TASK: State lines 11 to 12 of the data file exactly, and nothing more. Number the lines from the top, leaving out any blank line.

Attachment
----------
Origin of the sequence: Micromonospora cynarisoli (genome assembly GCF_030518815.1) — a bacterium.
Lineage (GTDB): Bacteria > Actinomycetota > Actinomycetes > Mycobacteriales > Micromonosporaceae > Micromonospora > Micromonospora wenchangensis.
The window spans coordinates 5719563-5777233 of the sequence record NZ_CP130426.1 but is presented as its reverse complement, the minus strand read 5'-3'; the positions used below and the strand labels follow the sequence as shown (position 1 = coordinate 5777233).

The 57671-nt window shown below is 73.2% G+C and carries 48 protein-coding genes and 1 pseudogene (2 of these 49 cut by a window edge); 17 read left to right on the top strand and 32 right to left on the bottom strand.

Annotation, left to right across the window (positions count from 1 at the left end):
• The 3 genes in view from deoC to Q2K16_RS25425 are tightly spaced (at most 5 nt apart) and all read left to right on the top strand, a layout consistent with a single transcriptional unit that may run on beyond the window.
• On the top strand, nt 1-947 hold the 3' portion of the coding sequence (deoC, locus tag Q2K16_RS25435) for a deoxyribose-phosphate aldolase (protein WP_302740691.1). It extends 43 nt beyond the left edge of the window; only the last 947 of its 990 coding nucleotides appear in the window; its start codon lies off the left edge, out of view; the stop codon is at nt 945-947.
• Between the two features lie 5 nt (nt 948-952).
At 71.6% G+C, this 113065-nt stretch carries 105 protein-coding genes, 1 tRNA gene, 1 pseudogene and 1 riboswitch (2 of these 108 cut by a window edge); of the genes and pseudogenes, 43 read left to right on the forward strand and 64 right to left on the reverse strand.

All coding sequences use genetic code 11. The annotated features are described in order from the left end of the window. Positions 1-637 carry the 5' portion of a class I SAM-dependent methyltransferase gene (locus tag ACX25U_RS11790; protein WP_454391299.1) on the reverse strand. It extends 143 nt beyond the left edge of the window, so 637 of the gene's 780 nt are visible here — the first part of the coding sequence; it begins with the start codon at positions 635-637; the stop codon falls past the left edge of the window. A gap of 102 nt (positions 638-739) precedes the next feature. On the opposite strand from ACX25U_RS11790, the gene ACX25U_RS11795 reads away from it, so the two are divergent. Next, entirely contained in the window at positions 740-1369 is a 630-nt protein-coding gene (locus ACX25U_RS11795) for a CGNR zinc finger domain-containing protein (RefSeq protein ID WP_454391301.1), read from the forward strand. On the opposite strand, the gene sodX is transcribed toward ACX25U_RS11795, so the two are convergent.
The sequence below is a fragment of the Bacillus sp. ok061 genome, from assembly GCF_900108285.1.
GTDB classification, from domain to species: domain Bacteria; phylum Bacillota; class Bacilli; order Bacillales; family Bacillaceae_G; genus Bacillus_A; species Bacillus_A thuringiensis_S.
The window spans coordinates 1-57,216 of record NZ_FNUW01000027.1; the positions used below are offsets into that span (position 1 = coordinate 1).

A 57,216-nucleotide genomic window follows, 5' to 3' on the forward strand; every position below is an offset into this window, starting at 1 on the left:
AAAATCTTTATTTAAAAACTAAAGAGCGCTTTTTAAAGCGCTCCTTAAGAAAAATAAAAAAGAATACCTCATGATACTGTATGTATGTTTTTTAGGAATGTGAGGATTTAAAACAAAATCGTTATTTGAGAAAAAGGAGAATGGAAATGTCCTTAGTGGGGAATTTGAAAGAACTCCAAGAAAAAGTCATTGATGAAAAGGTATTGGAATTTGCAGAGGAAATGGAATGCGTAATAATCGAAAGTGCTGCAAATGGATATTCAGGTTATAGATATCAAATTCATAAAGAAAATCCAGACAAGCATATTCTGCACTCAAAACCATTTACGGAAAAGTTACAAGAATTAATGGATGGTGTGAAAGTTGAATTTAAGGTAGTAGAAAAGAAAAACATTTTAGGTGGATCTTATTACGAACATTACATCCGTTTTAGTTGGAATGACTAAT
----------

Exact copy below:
The sequence below is a fragment of the Bacillus sp. ok061 genome, from assembly GCF_900108285.1.
GTDB classification, from domain to species: domain Bacteria; phylum Bacillota; class Bacilli; order Bacillales; family Bacillaceae_G; genus Bacillus_A; species Bacillus_A thuringiensis_S.